IP is doubling the capacity for summer 2021 programs to give more students the chance to go overseas, however, the summer term is hardly comparable to studying for the academic year. The priority deadline is Sept. 21 for June and July programs, requiring students to again apply for a program that could end up canceled.
Next year’s sophomore class should then be given the option to go abroad in their junior year. While this is not ideal and alters Pepperdine’s standard process, COVID-19 warrants an atypical response. Structure can easily be arranged by encouraging first-years and sophomores to take more major classes to leave room for the GE classes offered abroad.
Sophomores who planned on going overseas in the fall now question if they will ever be given the chance to study abroad.
Contracts were voided for students who planned to attend the fall 2020 semester only; their enrollment in the program was not deferred to spring. Some students who contacted the IP office were placed on a spring 2020 waitlist but were given no timeline of when they would find out whether they would receive a spot.
Through Instagram posts, Zoom meetings and emails, the University tells sophomores to stay excited for the spring semester, even though there is no guarantee the programs will happen. While this positive approach is well intended, what students need right now is reality, not false optimism.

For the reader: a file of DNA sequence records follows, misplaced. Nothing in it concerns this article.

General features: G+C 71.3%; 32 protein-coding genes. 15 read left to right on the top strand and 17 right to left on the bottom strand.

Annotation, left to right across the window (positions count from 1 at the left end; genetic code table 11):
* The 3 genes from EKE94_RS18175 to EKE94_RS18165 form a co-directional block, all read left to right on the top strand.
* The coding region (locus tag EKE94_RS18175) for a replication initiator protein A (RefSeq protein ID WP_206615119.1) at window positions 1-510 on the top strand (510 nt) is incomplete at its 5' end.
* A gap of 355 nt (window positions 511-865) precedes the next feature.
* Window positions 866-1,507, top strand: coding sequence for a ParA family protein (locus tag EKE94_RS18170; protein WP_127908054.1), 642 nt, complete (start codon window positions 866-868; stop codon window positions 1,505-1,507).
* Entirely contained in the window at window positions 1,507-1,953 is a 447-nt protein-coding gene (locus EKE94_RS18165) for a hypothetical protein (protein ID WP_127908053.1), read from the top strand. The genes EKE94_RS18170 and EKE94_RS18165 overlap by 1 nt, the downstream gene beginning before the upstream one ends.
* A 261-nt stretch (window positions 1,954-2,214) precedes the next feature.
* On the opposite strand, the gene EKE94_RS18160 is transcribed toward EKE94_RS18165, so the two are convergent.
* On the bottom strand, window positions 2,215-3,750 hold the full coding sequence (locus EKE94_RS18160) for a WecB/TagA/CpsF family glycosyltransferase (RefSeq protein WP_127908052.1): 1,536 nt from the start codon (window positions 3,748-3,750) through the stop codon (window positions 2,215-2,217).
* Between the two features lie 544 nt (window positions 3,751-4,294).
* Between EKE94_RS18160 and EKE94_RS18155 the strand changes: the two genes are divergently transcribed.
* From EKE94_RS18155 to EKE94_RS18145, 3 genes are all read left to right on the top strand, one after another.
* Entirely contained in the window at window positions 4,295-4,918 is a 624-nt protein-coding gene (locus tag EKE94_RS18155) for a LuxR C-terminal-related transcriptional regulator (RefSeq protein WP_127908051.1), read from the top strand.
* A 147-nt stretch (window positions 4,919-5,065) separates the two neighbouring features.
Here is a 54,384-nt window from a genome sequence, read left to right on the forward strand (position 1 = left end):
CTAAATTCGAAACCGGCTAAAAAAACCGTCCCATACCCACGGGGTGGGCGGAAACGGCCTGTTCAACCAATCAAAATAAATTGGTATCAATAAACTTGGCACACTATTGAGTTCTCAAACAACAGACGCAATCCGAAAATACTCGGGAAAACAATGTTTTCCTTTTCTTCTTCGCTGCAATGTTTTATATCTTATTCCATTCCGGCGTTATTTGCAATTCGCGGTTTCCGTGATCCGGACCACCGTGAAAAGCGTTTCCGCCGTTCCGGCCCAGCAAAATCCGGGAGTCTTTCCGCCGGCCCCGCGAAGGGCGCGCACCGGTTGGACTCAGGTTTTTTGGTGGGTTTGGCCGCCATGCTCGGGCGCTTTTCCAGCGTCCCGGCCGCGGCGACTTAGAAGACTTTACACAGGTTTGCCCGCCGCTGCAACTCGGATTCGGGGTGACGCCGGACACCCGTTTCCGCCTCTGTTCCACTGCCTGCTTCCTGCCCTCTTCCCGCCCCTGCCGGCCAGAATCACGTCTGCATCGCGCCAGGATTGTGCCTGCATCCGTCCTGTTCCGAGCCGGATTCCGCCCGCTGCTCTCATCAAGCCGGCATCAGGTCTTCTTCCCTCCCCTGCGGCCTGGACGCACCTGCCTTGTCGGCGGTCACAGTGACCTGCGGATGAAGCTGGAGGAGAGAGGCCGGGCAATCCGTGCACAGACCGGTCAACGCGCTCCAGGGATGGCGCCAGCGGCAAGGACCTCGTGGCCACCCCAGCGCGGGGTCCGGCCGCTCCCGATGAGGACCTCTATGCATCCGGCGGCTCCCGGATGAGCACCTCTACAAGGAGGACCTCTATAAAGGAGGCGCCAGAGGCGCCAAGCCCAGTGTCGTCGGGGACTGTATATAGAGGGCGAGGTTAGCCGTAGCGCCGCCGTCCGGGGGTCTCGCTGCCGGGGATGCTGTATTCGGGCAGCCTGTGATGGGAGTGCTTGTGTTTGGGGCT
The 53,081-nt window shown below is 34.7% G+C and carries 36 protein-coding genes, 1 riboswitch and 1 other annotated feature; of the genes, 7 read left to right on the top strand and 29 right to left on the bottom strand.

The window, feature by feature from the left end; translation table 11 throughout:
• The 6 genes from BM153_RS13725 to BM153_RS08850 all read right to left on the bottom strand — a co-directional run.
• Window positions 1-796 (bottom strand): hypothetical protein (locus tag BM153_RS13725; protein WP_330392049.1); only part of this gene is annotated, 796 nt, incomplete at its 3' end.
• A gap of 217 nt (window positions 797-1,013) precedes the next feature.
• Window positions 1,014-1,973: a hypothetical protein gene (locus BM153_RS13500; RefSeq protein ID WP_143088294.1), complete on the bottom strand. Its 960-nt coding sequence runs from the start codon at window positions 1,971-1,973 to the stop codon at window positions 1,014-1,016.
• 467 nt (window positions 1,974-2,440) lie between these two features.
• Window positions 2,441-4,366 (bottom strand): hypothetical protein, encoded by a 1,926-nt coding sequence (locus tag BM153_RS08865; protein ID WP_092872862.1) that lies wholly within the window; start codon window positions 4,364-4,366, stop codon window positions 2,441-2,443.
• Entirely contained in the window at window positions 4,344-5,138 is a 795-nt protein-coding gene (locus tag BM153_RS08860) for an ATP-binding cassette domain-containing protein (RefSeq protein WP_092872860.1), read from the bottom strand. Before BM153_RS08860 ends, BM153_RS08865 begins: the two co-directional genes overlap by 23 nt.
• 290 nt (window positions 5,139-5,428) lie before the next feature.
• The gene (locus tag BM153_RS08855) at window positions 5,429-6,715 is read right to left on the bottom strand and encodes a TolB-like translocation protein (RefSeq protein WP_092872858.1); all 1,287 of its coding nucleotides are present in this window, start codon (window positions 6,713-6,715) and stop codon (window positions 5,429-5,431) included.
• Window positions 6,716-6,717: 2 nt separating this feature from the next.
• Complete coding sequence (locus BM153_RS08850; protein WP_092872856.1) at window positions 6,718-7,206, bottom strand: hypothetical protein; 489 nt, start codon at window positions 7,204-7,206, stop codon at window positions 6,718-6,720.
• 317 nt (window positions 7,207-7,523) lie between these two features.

Countless scientific predictions released in the spring indicated COVID-19’s impact would not disappear by this fall, but Pepperdine waited until late summer to cancel programs, leading students on for months. Students received flight confirmation forms as late as June 26. Pepperdine should learn from this mistake when communicating with students about future programs.
As COVID-19 escalated and students awaited cancellation, the office also kept students’ vital documents such as passports and visas since they would need them again if students wanted to participate in a spring 2021 program, Director of International Programs Beth Laux wrote in an email.
While students were able to submit a request to retrieve their documents, sophomore CJ Davenport wrote in an email that the process of getting his passport back took over a month and included poor communication. Even after many phone calls and a trip from his home in Atlanta, Ga., to campus, IP was unable to confirm its whereabouts. After many failed attempts to locate it, the passport was finally mailed to him.